Feature

Going Outside to Create Tomorrow's Engaged Citizen

Todd McIntosh

Every year I take my grade 6 class to my childhood playground – not the metal monkey bars, swings, or asphalt tarmac that most children think of as a “playground” but the open fields, streams, and forests near Shelburne, Ontario where I spent countless hours exploring,  climbing trees, collecting tadpoles, and building forts.

It was in this carefree world, devoid of adult intervention, that I discovered a sense of freedom and belonging and where my appreciation and love for the outdoors began. The trees, the the water, and the air  were  my textbooks. From them I learned that in nature everything is Interconnected.

With many outdoor centres on the loosing end of the battle of resources, perhaps it’s time to think about how we can teach our children one of the most important literacy skills – environmental literacy! It is an almost impossible task to develop the connection with the environment if  students  are  confined  within  a  traditional classroom.

For me, environmental literacy is much more than an academic understanding of the environment  and  its  role  in  sustaining life  on  earth. It is about engaging students so they question established truths. It’s about helping them make informed  decisions about  the  environment as well as about their own health.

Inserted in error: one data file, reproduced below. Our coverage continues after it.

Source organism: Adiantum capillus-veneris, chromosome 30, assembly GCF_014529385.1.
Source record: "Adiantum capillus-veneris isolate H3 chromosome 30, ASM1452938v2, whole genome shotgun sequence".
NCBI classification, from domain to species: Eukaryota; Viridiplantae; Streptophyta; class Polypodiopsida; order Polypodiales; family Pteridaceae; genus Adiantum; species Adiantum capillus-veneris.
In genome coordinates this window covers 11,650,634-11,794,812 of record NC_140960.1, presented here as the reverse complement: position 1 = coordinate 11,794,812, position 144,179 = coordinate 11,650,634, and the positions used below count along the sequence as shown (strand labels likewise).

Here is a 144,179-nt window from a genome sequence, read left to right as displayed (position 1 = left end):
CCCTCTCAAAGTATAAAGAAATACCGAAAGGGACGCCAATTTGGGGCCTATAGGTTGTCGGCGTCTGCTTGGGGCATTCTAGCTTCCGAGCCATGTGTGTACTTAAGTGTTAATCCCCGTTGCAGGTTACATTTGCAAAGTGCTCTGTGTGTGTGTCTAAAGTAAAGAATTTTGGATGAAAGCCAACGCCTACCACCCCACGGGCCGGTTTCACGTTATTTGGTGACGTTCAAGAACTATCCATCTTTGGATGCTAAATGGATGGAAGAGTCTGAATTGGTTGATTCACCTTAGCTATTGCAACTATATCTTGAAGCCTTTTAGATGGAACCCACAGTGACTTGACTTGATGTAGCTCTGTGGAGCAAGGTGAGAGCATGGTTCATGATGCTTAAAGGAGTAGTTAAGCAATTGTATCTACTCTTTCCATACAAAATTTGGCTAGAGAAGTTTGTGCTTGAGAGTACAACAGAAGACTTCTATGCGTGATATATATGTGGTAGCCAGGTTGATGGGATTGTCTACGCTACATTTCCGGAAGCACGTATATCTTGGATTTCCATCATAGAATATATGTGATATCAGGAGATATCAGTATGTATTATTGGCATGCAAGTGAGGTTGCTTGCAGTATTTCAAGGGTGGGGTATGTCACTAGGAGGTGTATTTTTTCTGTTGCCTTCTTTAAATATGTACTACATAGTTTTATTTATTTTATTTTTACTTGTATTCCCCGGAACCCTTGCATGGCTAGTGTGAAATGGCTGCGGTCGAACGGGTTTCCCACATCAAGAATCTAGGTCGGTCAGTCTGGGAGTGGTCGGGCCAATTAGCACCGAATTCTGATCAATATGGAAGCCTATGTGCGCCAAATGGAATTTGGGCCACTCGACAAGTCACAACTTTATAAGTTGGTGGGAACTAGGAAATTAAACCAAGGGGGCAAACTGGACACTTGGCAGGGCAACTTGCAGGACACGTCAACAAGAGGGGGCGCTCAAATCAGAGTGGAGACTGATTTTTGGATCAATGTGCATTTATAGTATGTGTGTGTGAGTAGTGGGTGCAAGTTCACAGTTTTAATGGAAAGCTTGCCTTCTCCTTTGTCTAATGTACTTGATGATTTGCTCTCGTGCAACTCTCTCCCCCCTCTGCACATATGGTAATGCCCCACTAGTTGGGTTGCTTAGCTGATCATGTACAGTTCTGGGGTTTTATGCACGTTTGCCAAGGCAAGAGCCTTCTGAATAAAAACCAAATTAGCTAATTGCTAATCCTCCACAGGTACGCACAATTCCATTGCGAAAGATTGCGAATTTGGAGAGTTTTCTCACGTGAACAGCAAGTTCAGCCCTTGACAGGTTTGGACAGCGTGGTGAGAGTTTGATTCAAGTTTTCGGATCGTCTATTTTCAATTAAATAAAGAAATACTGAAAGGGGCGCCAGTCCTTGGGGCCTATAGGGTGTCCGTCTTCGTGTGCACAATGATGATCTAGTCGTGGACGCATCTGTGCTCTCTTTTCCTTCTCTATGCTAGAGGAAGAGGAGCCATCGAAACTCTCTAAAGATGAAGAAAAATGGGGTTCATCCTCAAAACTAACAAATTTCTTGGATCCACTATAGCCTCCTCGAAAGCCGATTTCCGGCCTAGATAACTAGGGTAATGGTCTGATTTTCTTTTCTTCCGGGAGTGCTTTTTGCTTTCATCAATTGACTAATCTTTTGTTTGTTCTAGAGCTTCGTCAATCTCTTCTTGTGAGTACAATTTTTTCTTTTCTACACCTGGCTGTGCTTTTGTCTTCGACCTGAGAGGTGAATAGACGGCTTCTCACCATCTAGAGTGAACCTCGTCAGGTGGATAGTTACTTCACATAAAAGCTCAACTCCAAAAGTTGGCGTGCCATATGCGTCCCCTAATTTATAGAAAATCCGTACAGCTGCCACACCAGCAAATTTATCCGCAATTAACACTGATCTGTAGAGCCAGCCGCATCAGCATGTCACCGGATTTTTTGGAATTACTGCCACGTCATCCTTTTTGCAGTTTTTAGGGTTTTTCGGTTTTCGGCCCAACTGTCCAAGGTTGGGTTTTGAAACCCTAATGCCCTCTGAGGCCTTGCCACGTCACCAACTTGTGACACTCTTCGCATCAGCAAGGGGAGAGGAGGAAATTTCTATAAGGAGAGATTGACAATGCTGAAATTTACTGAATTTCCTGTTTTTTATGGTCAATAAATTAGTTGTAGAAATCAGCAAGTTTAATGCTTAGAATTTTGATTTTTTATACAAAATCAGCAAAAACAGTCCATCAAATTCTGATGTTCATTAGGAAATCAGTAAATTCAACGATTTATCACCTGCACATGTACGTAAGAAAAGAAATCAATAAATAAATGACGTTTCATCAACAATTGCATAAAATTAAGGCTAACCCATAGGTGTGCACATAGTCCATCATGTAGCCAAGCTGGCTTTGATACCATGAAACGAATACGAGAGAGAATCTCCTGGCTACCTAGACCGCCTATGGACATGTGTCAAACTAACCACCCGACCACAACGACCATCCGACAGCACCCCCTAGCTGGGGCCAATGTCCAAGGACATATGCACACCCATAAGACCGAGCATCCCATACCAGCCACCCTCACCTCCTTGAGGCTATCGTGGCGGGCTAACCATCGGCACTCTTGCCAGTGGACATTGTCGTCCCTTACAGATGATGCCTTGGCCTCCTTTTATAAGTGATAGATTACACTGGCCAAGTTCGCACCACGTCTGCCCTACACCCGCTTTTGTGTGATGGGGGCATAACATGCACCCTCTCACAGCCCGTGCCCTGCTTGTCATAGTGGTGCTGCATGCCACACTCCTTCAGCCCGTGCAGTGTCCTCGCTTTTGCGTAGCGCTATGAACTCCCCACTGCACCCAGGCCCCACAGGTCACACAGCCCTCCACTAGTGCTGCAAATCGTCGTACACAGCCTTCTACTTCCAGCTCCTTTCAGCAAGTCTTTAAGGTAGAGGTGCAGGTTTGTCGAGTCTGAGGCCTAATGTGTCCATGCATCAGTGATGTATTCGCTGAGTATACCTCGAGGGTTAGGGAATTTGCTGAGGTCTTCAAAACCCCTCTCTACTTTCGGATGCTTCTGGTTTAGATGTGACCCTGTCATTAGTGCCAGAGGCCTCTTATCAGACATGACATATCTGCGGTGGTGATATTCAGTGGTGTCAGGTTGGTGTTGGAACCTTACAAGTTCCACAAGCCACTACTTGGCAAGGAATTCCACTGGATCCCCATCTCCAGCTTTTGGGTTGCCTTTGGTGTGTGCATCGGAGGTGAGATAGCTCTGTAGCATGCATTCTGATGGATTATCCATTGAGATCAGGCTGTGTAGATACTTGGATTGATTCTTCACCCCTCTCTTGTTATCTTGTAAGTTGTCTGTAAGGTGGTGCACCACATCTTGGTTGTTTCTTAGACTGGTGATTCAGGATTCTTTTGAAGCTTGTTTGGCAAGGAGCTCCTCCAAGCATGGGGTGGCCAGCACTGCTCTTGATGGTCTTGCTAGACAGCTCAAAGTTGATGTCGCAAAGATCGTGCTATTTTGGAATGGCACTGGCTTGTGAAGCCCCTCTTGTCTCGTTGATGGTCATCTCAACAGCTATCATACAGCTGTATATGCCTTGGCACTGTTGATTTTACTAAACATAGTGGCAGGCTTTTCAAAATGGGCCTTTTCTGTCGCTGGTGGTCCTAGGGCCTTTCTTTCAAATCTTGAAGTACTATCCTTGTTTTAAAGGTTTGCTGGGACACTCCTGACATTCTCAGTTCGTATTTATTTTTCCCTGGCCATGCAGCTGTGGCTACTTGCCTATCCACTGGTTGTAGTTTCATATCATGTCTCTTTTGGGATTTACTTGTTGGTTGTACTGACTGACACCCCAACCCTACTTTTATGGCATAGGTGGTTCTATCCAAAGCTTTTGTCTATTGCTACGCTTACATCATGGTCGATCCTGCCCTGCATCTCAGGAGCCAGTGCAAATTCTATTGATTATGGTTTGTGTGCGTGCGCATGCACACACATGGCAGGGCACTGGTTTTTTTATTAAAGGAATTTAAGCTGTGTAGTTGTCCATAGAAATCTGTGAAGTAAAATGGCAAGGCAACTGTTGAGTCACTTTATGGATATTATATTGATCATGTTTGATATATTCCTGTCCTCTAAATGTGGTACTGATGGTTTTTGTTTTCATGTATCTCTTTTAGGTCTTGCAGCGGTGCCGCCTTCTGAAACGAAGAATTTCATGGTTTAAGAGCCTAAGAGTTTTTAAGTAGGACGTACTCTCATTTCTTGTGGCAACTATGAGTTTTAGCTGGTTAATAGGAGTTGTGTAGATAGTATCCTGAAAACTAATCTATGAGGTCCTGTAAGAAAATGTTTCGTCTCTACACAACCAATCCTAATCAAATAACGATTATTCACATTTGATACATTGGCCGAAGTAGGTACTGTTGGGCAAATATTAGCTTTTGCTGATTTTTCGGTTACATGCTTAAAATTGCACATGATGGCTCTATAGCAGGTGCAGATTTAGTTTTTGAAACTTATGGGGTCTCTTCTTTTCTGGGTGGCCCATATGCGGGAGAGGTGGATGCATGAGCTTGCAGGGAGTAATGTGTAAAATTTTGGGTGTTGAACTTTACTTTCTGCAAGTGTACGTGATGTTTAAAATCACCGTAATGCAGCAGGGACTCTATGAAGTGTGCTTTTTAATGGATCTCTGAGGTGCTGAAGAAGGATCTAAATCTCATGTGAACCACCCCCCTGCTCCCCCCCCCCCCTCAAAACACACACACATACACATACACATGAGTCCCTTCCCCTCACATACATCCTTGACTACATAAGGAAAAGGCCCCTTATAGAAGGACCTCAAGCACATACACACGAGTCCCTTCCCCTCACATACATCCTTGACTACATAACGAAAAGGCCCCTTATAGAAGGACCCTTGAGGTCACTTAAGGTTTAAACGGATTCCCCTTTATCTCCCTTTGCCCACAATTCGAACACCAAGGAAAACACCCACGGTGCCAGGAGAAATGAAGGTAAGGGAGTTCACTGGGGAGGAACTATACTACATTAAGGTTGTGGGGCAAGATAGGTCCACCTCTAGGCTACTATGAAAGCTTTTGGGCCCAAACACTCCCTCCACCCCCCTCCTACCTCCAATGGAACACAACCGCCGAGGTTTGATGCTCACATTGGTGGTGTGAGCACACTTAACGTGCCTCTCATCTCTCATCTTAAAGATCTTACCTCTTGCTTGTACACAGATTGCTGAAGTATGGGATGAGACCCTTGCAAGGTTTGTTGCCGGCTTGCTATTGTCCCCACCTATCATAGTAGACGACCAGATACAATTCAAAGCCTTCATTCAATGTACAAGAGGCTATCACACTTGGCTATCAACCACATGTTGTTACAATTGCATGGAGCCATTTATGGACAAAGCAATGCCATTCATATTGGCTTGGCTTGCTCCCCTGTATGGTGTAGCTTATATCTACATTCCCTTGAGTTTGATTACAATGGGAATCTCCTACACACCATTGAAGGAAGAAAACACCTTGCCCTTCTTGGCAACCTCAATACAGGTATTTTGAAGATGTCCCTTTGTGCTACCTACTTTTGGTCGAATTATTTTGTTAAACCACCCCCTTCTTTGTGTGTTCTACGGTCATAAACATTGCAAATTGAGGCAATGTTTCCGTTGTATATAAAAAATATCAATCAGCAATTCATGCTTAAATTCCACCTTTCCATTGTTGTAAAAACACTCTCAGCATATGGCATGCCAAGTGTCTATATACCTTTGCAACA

Today, 82 percent of Canadian children under 12 live in an urban area.1 Most have little or no experience of life in a rural setting. Canadians have some of  the highest Internet usage rates in  the  world,  according  to  world-renowned Canadian scientist David Suzuki.2  He reported on  research  that  shows  “per  capita  visits  to national parks (mainly in the USA) have been declining for nearly 20 years – largely as a result of increased time spent watching television and movies,  playing  video  games  and  surfing  the web.”3  The researchers concluded, “We may be seeing  evidence of  a  fundamental  shift  away from people’s appreciation of nature biophilia,4 to videophilia … the new human tendency to focus on sedentary activities involving electronic media.”

 

A unique experience

The relationships and interactions between living things and their natural environment were things that I had the privilege of studying without even knowing I had signed up for the course. For me, it was just part of growing up in a rural setting. But for most of my students, it is a three-day “crash” course that  happens only once  in their time in elementary school.

The Sheldon Valley Outdoor Education Centre is one of five residential outdoor education centres the Toronto District School Board operates. These centres provide a unique opportunity for  inner-city children. Nestled amidst  rolling hills 15 km west of Alliston, Sheldon comprises 79 hectares of  diverse field, stream, and forest habitats.

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